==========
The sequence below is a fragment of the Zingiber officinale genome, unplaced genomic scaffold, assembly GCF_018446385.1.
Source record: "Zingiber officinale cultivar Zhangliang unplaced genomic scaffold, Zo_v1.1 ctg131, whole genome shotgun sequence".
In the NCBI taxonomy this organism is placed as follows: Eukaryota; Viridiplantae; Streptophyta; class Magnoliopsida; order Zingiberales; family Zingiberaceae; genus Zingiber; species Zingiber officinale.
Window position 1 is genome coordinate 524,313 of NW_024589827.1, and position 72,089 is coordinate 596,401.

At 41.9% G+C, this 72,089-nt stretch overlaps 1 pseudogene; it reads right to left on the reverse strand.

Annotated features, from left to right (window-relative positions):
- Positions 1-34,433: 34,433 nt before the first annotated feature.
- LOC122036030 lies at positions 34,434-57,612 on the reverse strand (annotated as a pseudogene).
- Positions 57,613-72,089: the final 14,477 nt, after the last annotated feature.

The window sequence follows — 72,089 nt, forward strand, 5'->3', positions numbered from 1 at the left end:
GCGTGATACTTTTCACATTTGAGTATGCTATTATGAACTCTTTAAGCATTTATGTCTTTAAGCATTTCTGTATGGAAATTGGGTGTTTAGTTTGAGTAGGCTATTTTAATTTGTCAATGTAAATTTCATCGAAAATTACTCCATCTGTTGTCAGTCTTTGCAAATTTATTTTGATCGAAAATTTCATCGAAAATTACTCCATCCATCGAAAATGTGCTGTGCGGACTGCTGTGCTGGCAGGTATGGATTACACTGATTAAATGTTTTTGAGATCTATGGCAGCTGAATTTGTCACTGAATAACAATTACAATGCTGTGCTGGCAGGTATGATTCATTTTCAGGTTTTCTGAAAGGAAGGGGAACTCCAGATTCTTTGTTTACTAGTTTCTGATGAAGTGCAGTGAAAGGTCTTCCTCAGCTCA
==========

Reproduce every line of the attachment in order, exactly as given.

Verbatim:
The sequence below is a fragment of the Zingiber officinale genome, unplaced genomic scaffold, assembly GCF_018446385.1.
Source record: "Zingiber officinale cultivar Zhangliang unplaced genomic scaffold, Zo_v1.1 ctg131, whole genome shotgun sequence".
In the NCBI taxonomy this organism is placed as follows: Eukaryota; Viridiplantae; Streptophyta; class Magnoliopsida; order Zingiberales; family Zingiberaceae; genus Zingiber; species Zingiber officinale.
Window position 1 is genome coordinate 524,313 of NW_024589827.1, and position 72,089 is coordinate 596,401.

At 41.9% G+C, this 72,089-nt stretch overlaps 1 pseudogene; it reads right to left on the reverse strand.

Annotated features, from left to right (window-relative positions):
- Positions 1-34,433: 34,433 nt before the first annotated feature.
- LOC122036030 lies at positions 34,434-57,612 on the reverse strand (annotated as a pseudogene).
- Positions 57,613-72,089: the final 14,477 nt, after the last annotated feature.

The window sequence follows — 72,089 nt, forward strand, 5'->3', positions numbered from 1 at the left end:
GCGTGATACTTTTCACATTTGAGTATGCTATTATGAACTCTTTAAGCATTTATGTCTTTAAGCATTTCTGTATGGAAATTGGGTGTTTAGTTTGAGTAGGCTATTTTAATTTGTCAATGTAAATTTCATCGAAAATTACTCCATCTGTTGTCAGTCTTTGCAAATTTATTTTGATCGAAAATTTCATCGAAAATTACTCCATCCATCGAAAATGTGCTGTGCGGACTGCTGTGCTGGCAGGTATGGATTACACTGATTAAATGTTTTTGAGATCTATGGCAGCTGAATTTGTCACTGAATAACAATTACAATGCTGTGCTGGCAGGTATGATTCATTTTCAGGTTTTCTGAAAGGAAGGGGAACTCCAGATTCTTTGTTTACTAGTTTCTGATGAAGTGCAGTGAAAGGTCTTCCTCAGCTCA